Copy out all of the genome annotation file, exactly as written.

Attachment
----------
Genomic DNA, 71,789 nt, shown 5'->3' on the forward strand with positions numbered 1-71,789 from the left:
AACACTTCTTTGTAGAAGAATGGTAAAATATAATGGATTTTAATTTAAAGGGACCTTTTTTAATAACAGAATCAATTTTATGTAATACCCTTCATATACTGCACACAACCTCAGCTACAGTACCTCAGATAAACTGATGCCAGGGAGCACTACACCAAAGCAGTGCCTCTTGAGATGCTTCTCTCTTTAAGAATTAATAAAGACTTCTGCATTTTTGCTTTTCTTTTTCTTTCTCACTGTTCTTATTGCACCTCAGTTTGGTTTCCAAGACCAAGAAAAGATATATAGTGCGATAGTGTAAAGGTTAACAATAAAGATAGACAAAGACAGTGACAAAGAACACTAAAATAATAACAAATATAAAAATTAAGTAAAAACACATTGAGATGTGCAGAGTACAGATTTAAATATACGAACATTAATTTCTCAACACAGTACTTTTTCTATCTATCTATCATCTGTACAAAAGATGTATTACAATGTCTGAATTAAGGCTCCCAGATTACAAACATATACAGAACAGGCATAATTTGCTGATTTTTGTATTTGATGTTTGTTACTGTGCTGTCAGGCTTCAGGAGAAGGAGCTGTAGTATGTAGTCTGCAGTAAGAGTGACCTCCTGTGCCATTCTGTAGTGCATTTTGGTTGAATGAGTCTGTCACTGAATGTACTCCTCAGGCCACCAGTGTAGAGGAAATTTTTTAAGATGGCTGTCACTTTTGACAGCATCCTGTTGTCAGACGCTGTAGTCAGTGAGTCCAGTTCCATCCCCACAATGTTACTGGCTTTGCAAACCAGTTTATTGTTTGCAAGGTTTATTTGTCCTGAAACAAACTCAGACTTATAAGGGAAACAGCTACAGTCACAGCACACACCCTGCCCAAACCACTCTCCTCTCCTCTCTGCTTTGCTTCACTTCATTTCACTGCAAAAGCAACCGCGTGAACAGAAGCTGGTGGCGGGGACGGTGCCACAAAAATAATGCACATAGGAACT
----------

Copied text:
Genomic DNA, 71,789 nt, shown 5'->3' on the forward strand with positions numbered 1-71,789 from the left:
AACACTTCTTTGTAGAAGAATGGTAAAATATAATGGATTTTAATTTAAAGGGACCTTTTTTAATAACAGAATCAATTTTATGTAATACCCTTCATATACTGCACACAACCTCAGCTACAGTACCTCAGATAAACTGATGCCAGGGAGCACTACACCAAAGCAGTGCCTCTTGAGATGCTTCTCTCTTTAAGAATTAATAAAGACTTCTGCATTTTTGCTTTTCTTTTTCTTTCTCACTGTTCTTATTGCACCTCAGTTTGGTTTCCAAGACCAAGAAAAGATATATAGTGCGATAGTGTAAAGGTTAACAATAAAGATAGACAAAGACAGTGACAAAGAACACTAAAATAATAACAAATATAAAAATTAAGTAAAAACACATTGAGATGTGCAGAGTACAGATTTAAATATACGAACATTAATTTCTCAACACAGTACTTTTTCTATCTATCTATCATCTGTACAAAAGATGTATTACAATGTCTGAATTAAGGCTCCCAGATTACAAACATATACAGAACAGGCATAATTTGCTGATTTTTGTATTTGATGTTTGTTACTGTGCTGTCAGGCTTCAGGAGAAGGAGCTGTAGTATGTAGTCTGCAGTAAGAGTGACCTCCTGTGCCATTCTGTAGTGCATTTTGGTTGAATGAGTCTGTCACTGAATGTACTCCTCAGGCCACCAGTGTAGAGGAAATTTTTTAAGATGGCTGTCACTTTTGACAGCATCCTGTTGTCAGACGCTGTAGTCAGTGAGTCCAGTTCCATCCCCACAATGTTACTGGCTTTGCAAACCAGTTTATTGTTTGCAAGGTTTATTTGTCCTGAAACAAACTCAGACTTATAAGGGAAACAGCTACAGTCACAGCACACACCCTGCCCAAACCACTCTCCTCTCCTCTCTGCTTTGCTTCACTTCATTTCACTGCAAAAGCAACCGCGTGAACAGAAGCTGGTGGCGGGGACGGTGCCACAAAAATAATGCACATAGGAACT